Monday, May 18, 2009


We are now at the end of our voyage. Marmaris Bay is a wonderful natural harbour guarded by Suleyman`s castle. The marina is great and we have spent some time relaxing by the pool. The weather has been great. We plan to keep the boat here for a few years and explore the Turkish coast and Greek islands. We fly home on 21st May but plan to return in September. We will have been away from home for 2 years and will find it strange adapting to life on land again. However, we are looking forward to our first pint of decent beer and catching up with family and friends.

Monday, May 04, 2009


Just to show that we did have some pleasant sailing in addition to the rough passages. Mostly downwind with twistle rig, cruising chute or poled out genoa goosewinged.

Thursday, April 23, 2009


Crete is beautiful in Spring. It`s great to be back in Europe and civilisation. We are in Aghios Nikolaos in the east of Crete. We hope to move on to Turkey this weekend. A moment of sadness as the Blue Water Rally ends here and we have to say goodbye to a lot of our friends. We had our end of Rally party where we all had to wear something we had bought around the world. Unlimited wine and our Rally broke the record by consuming 70 litres. We all suffered the next day.


Approach to Suez Canal was a nightmare as our engine overheated due to cooling pipes perishing. We were towed into Port Tewfik by a pilot boat and sustained damage to our stantions as a result. The canal transit was straightforward but the pilots demanded backsheesh for everything. The transit took 14 hours leaving early in the morning and we were dumped outside Port Said with no option but to carry on in the dark with strong headwinds, swell and lots of shipping. We arrived safely in Crete but our autopilot gave up and we had to hand steer for 6 hours (hard work). Boy are we glad to see the last of Arab countries.


Note the contrast between the desert and the fertile Nile Valley. We visited Karnak and Luxor temples and the Valley of the Kings. Passed through the Souk in Luxor in horse drawn carriage. Saw the Sphinx and pyramids in Cairo.

Wednesday, April 08, 2009


We visited Luxor in the Nile Valley. The change in scenery was stricking as we left the desert behind and entered the lush cultivation of the Nile valley. It is amazing what a bit of water does. We saw temples and tombs which were magnificent. They are still discovering new tombs in the Valley of the Kings. Tomorrow we are going to Cairo to see the pyramids.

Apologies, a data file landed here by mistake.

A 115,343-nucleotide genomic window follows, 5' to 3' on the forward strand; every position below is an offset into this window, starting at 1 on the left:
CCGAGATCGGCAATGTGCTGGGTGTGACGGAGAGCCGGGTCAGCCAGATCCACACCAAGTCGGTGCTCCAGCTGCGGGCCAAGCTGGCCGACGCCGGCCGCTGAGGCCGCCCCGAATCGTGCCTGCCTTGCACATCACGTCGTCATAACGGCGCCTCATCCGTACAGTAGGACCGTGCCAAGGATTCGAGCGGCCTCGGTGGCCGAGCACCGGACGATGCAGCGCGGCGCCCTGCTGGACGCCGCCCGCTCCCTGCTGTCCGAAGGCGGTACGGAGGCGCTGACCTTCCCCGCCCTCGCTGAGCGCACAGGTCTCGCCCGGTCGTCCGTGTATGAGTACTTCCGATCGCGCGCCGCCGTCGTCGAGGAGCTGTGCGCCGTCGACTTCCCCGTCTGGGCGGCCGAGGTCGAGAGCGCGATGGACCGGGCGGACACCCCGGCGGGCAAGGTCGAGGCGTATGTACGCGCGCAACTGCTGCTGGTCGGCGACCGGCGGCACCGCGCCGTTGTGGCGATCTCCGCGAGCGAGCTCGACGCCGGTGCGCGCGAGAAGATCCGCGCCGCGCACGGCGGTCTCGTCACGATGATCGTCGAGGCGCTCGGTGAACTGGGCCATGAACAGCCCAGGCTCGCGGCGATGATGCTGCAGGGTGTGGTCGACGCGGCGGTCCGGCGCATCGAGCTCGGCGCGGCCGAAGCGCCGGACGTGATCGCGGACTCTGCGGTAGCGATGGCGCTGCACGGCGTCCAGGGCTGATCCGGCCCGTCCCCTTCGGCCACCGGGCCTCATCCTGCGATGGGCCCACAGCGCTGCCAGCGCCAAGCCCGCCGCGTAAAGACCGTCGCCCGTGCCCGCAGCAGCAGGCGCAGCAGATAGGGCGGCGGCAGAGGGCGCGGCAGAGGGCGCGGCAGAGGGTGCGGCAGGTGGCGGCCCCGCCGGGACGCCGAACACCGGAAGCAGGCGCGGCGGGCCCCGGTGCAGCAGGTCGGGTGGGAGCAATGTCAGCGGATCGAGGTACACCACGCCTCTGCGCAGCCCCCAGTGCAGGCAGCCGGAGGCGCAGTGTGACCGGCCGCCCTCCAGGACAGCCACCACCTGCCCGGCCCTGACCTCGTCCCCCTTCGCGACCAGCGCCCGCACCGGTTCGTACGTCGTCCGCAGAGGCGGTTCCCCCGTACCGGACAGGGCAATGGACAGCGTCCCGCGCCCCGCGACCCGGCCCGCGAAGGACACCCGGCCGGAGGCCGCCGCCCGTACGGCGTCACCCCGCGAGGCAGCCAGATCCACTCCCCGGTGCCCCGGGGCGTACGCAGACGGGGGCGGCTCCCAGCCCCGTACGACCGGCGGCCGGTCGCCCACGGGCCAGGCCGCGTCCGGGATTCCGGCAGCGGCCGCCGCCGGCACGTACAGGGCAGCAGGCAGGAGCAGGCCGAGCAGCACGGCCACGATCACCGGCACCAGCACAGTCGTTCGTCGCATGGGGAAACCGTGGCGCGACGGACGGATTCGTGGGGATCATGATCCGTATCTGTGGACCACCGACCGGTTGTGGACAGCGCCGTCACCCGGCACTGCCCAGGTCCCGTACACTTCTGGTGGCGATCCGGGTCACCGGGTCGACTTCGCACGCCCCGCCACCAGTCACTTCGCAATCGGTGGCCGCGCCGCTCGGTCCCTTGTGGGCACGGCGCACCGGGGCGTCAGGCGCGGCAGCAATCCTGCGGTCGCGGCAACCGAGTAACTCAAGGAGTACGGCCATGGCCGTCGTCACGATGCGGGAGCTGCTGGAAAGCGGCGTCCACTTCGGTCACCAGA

We are at the bottom end of the Suez Canal awaiting our transit on April 11th. We nearly came to grief getting here when our engine concked out in the middle of the shipping lane and there was not enough wind to sail . We were taken in tow by the pilot boat which crushed all our guard rails down the side of the boat and almost demolished our shrouds which hold the mast up. It was a very scarey experience. Hugh is now becoming quite proficient at engine repairs! Crete is our next stop.
No photos because the internet link is too slow.

Tuesday, March 24, 2009


We have now arrived in Egypt as you can see. It took 19 days to sail up the Red Sea to Port Ghalib due to strong headwinds which necessitated taking refuge in desert anchorages called marsas. We were visited by local fishermen who in exchange for a mask and snorkel gave us fresh fish for supper. Port Ghalib is a purpose built marina resort in the middle of the desert. This is a popular dive resort. Entrance to the harbour is marked by a wrecked yacht which illustrates what can go wrong. The restaurants and bars are very expensive. However the moorings are comfortable. We took a day trip to Al Qusayr the old port 50 miles up the coast. Desert all the way apart from half finished resorts. Restaurant prices in local towns are more reasonable. Houses are painted with illustrations to commemorate a pilgrimage to Mecca and the Haj. They also illustrate how they travelled to Mecca. Tomorrow we move on to Hurgada 120 miles up the coast and will be visiting Luxor from there.

Sunday, March 22, 2009


French colonial architecture in Djibouti. First impressions were good. We travelled inland and stayed in a nomad camp. We saw volcanic pinnacles gushing hot springs and the salt lake was 150 m below sea level. Only the Dead Sea and the Sea of Galilee are more saline. The roads were poor and there was a continuous convoy of lorries transporting goods to Ethiopia which does not have a sea port. The E.U. are funding a new road here. Djibouti was surprisingly volcanic not sandy desert as we had imagined. Camel trains were also heading for Ethiopia and families move their worldly goods by camel. Sadly the end of our stay was marred by the fact that we were robbed as we slept on board. Hard to believe but 2 other yachts were also boarded at night whilst they slept. Now we face the Red Sea and strong head winds.

Sunday, March 01, 2009


We transited the Gulf successfully under the protec tion of coalition forces warships. However, we did have 3 threats from pirates. Safely in Djibouti.